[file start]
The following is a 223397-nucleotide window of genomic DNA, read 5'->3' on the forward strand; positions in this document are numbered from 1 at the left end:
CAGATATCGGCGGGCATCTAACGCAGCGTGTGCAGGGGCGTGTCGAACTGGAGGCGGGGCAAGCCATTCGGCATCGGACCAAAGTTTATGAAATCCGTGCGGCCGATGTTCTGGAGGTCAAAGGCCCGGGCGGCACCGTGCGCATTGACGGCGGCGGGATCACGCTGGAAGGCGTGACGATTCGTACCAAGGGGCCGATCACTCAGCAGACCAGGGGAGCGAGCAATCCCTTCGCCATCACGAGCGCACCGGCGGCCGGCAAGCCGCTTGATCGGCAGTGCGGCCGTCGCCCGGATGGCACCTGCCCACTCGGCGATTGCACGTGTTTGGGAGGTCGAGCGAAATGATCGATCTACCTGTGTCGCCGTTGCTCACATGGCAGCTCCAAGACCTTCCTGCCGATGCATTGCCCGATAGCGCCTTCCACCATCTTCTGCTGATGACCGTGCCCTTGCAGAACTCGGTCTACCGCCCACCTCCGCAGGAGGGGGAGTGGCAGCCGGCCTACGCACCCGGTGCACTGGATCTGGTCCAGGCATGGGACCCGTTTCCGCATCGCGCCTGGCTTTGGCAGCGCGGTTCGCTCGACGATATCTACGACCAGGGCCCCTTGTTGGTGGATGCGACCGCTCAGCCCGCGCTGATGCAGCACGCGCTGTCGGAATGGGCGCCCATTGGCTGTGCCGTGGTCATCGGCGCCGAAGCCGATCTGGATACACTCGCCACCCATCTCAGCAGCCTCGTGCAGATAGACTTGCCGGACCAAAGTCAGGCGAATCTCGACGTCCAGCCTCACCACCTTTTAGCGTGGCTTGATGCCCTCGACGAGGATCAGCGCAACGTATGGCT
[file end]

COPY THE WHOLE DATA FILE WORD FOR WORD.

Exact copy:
The following is a 223397-nucleotide window of genomic DNA, read 5'->3' on the forward strand; positions in this document are numbered from 1 at the left end:
CAGATATCGGCGGGCATCTAACGCAGCGTGTGCAGGGGCGTGTCGAACTGGAGGCGGGGCAAGCCATTCGGCATCGGACCAAAGTTTATGAAATCCGTGCGGCCGATGTTCTGGAGGTCAAAGGCCCGGGCGGCACCGTGCGCATTGACGGCGGCGGGATCACGCTGGAAGGCGTGACGATTCGTACCAAGGGGCCGATCACTCAGCAGACCAGGGGAGCGAGCAATCCCTTCGCCATCACGAGCGCACCGGCGGCCGGCAAGCCGCTTGATCGGCAGTGCGGCCGTCGCCCGGATGGCACCTGCCCACTCGGCGATTGCACGTGTTTGGGAGGTCGAGCGAAATGATCGATCTACCTGTGTCGCCGTTGCTCACATGGCAGCTCCAAGACCTTCCTGCCGATGCATTGCCCGATAGCGCCTTCCACCATCTTCTGCTGATGACCGTGCCCTTGCAGAACTCGGTCTACCGCCCACCTCCGCAGGAGGGGGAGTGGCAGCCGGCCTACGCACCCGGTGCACTGGATCTGGTCCAGGCATGGGACCCGTTTCCGCATCGCGCCTGGCTTTGGCAGCGCGGTTCGCTCGACGATATCTACGACCAGGGCCCCTTGTTGGTGGATGCGACCGCTCAGCCCGCGCTGATGCAGCACGCGCTGTCGGAATGGGCGCCCATTGGCTGTGCCGTGGTCATCGGCGCCGAAGCCGATCTGGATACACTCGCCACCCATCTCAGCAGCCTCGTGCAGATAGACTTGCCGGACCAAAGTCAGGCGAATCTCGACGTCCAGCCTCACCACCTTTTAGCGTGGCTTGATGCCCTCGACGAGGATCAGCGCAACGTATGGCT